Now I have to explain, the excluder is what begins the process of removing the bees from the area where we want to harvest honey. It is only 1 ½” thick and consists of plywood and a triangular piece of mesh over a maze that the bees have to walk through. It works, it works well. But on the underside of the excluder, the part next to the second chamber, there are bees. Lots of bees. Dan told me he knew he was going to get stung. Not a big deal, we both have been stung. It happens when you work with bees. But there are times when you can minimize what will happen next. We didn’t minimize. I won’t explain what happened next that caused the issue, I’m not really sure, but the bees became “upset” and decided that Dan was going to be the target of their anger. The excluder was now on the ground, the honey chamber in the back of the jeep, me at the open hive, and Dan is running in the other direction with bees attacking. It was somewhat humorous from my vantage point – they weren’t mad at me. I put the top back on the hive, strapped it down and watched my son getting further and further away. I picked up the excluder. It didn’t have any bees left in it, they were chasing Dan. I took it to the Jeep and began to look at the comb, it looked good. Dan had stopped running and swatting. The bees that were inside his face veil were now gone and amazingly he hadn’t been stung. He joined me as I looked at the second hive and we both knew we had work there as well. Not part of our plan, but that is okay. These bees didn’t hate us.

It took us about 10 minutes more and our work was finished. Our work in the field that is. We decided to take the frames of comb and begin extracting the honey. We took all of the equipment to my son’s house and began to set up. It isn’t difficult, but it can be a little messy. Most importantly we had fun and in the process, beautiful golden honey began to flow in to a five gallon bucket. Our harvest was real, very real. Clear, golden, sweet, wild flower honey. We filtered and bottled it, but I had to leave before it was totally done, after all I had a harvest ritual to facilitate! I would be coming back later, my husband had by this time joined us, and we would leave the farm jeep at Dan’s and Bill would go to the ritual with me.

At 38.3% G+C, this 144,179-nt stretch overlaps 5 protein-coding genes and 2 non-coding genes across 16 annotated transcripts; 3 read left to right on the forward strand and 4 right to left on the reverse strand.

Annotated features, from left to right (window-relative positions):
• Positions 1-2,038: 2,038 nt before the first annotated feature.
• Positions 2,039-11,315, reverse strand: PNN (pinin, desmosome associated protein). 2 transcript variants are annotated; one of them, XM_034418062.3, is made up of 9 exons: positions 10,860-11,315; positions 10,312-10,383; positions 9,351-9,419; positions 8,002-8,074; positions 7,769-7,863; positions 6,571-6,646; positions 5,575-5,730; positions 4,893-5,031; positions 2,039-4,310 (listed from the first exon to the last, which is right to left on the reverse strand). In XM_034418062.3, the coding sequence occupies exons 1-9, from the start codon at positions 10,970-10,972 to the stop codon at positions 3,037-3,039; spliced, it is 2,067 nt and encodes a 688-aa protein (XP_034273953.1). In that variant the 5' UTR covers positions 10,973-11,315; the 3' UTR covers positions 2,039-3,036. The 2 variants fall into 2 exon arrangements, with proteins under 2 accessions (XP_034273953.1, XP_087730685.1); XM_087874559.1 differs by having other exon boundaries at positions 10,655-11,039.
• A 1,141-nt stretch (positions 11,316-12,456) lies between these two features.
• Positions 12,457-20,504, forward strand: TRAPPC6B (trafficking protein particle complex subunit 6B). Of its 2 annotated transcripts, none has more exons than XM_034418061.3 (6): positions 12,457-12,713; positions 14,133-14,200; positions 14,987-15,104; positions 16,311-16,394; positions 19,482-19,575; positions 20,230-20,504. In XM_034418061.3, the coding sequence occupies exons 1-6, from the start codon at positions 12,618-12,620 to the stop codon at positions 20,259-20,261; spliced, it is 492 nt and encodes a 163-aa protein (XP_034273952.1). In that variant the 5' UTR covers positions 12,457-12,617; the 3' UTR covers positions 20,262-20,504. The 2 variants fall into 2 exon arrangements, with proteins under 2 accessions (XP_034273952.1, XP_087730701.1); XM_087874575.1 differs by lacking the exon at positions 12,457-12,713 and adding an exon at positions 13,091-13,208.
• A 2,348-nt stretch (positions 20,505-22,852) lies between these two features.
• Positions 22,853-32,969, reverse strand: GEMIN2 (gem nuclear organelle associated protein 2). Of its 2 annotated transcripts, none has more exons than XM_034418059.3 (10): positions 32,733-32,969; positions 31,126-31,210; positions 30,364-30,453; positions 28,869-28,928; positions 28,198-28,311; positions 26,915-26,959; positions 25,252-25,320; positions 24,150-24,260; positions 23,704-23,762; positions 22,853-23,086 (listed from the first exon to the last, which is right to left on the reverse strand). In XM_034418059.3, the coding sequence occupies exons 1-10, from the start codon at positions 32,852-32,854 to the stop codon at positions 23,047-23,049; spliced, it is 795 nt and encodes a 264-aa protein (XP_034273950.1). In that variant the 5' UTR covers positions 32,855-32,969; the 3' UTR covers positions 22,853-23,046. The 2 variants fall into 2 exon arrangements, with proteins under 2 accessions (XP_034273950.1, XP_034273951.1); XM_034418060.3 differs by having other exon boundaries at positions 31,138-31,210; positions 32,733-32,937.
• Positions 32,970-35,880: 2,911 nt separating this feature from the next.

As we arrived at campus I set up sacred space: first the altar and then the perimeter; in the center a small table, a cauldron on the ground and candles to help light the area. Eight candles defined the circle and soon all was set, circle cast, and pre ritual briefing done. This ritual had an added bonus: Anthropology students observing a Pagan ritual. It is an occurrence that has been repeated for several years, agreed to by myself and the professor of the class. But last night was different, the professor joined the ritual. This is the first time I remember her doing that, and I was thrilled. The ritual was combined with the full moon honoring. All was beautiful and as we worked through the events of the rite I wanted people to find the harvests that they have worked so hard to create, joyful harvests within their lives. Find and share they did, but the sharing was with the gods, not with us. Each shared their joy with deity, sending their thanks through fire letting the gods know that they appreciate the happiness in their lives. And then I shared, first verbally then visually, the harvest that I had that day. One jar of golden honey, honey that had been in the hive only a few hours earlier. The first taste was given to the Dagda, protector of the harvest, the second to our guest the professor, and then to all of students in ritual. The ability to offer such a gift was amazing. The energy of giving, of physically enjoying, the harvest of life was powerful.

I realized standing there that this is what life is for: to enjoy the fruits of our labors. Whether it is in the relationships we build with our family or the food that we place on our table, we need to appreciate it all. I teach students to eat deliberately at least once a day. Understand where the food on your table comes from and what it took to bring it to you. Last night that act took on new meaning in my life. I was overwhelmed that I could offer to the gods the first taste of the first crop of my new life. It took a great deal to bring me to this point, to be able to understand these things. So eat deliberately, drink deliberately, love deliberately, and understand.

I hope you have had a blessed Mabon.